Sunday, December 23, 2012
Early morning movie boycotts
More than a week before it opened, the film "Zero Dark Thirty" began winning awards. Both the Boston Society of Film Critics and the New York Film Critics Online tapped it as the best picture of 2012, and each also chose Kathryn Bigelow as best director for the film.
But the film about the hunt for Osama bin Laden is also being pilloried (by many who have and many who haven't seen it yet) for possibly justifying torture as a legitimate method of interrogation. There's some dissension about whether the events depicted at the beginning of the movie -- an interrogation in 2003 that ultimately led to Osama's capture and killing -- ever happened. U.S. Secretary of Defense and former CIA Director Leon Panetta (played by James Gandolfini in the movie) has said torture techniques did not help find bin Laden. Others disagree.
With all the buzz, the pre-wide-release awards, and the director's reputation (she won the 2009 Academy Award for directing "The Hurt Locker"), it's likely that "Zero Dark Thirty" will find a strong audience.
But should it? That's the question posed by a reader in Florida who has his doubts about the movie.
"I want to see 'Zero Dark Thirty,'" he writes, "but I'm troubled by the idea of funding (at $12) certain dubious moral enterprises such as this one."
He's concerned that the movie normalizes torture. "If I know, in advance, that a movie 'based on a true story' hangs its plot on an unverified claim that would serve to convince many viewers that an absolutely immoral act of torture had led to the capture of the world's leading terrorist, should I support that movie financially by buying a ticket to see it? Or, should I boycott the movie?"
He knows that not forking over his $12 won't hurt Bigelow, but wonders if boycotting the movie will "marginalize her or the message in some small way." If others independently are doing the same, he figures, the film's message is "reduced to close enough to nothingness."
"I think I'm way too into the idea that my tiny symbolic acts matter," he says. "Or do they? Why aren't all of us with a conscience boycotting the movie?"
My reader has every right to boycott the movie because of what he believes is depicted in it. While I believe he might be able to make a stronger case if he actually sees the film to know that what he thinks he is boycotting actually exists in the movie, it's a perfectly ethical stance to have a strong conviction about the type of movie "Zero Dark Thirty" purports to be without seeing it. I, for one, saw nothing wrong with refusing to buy a copy of a memoir written by a fabricating reporter fired by The New York Times without ever having read a page of it. In fact, I try to avoid most memoirs or novels written by confirmed plagiarists and fabricators.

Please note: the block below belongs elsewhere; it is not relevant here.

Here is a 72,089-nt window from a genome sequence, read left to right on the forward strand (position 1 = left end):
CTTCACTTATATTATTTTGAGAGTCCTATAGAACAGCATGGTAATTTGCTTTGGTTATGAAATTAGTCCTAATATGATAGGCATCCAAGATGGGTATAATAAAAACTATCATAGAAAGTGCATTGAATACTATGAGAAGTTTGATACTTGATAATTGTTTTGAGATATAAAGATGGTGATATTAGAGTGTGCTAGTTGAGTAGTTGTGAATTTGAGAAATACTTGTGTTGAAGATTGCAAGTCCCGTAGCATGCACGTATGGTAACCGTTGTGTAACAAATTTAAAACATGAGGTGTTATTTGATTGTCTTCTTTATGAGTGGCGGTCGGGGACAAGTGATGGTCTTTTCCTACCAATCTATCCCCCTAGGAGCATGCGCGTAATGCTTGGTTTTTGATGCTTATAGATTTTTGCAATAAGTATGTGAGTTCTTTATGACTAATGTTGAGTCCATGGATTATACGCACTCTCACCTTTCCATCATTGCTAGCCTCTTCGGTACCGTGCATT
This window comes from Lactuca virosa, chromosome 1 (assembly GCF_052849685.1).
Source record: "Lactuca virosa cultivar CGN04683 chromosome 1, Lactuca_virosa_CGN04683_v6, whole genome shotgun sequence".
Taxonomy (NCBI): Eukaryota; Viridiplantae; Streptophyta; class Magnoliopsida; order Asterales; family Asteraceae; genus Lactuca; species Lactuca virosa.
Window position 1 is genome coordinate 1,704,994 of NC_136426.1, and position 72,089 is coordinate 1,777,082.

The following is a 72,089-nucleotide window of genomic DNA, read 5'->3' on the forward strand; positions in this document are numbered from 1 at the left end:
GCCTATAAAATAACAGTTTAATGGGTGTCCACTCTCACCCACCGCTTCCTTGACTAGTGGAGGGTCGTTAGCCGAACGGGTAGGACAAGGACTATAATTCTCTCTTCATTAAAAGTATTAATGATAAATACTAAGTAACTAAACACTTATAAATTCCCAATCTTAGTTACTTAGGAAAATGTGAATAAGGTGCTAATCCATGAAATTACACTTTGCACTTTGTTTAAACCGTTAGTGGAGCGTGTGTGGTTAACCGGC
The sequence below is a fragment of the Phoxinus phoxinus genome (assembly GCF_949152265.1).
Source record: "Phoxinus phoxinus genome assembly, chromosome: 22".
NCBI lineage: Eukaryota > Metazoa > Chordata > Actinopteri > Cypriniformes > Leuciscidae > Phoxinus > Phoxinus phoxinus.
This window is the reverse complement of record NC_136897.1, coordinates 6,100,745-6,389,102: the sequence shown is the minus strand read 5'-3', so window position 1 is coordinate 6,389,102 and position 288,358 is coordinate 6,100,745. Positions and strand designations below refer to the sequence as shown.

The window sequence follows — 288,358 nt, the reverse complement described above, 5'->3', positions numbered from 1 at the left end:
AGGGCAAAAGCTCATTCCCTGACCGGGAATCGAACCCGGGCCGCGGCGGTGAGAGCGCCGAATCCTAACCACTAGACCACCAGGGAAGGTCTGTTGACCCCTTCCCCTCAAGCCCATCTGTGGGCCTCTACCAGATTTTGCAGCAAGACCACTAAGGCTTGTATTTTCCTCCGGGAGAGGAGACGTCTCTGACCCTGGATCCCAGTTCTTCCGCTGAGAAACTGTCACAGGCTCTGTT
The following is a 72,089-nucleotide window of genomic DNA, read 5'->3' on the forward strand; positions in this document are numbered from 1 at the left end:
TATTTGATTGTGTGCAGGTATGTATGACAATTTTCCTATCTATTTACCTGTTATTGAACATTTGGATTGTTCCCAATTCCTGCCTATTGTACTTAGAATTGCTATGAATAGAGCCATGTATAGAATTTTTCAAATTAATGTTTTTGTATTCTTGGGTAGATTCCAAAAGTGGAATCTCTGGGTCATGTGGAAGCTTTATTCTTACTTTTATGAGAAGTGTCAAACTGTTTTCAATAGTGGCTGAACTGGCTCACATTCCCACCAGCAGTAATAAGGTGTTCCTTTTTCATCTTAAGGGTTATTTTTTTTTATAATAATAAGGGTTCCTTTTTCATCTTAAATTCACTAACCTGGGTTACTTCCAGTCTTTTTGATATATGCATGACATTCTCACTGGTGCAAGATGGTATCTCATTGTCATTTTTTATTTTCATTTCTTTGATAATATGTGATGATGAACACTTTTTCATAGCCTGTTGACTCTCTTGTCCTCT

The right thing is for my reader to act on his conscience and decide whether to go to see "Zero Dark Thirty" based on his principles. He should draw the line, however, at deciding what's best for others. Wondering why they don't join in his silent boycott is fair game. But assuming they should just because he does rids them of the ability to form their own convictions and then act on them.
Jeffrey L. Seglin, author of The Right Thing: Conscience, Profit and Personal Responsibility in Today's Business and The Good, the Bad, and Your Business: Choosing Right When Ethical Dilemmas Pull You Apart, is a lecturer in public policy and director of the communications program at Harvard's Kennedy School.
Follow him on Twitter: @jseglin
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(c) 2012 JEFFREY L. SEGLIN. Distributed by Tribune MediaServices, Inc.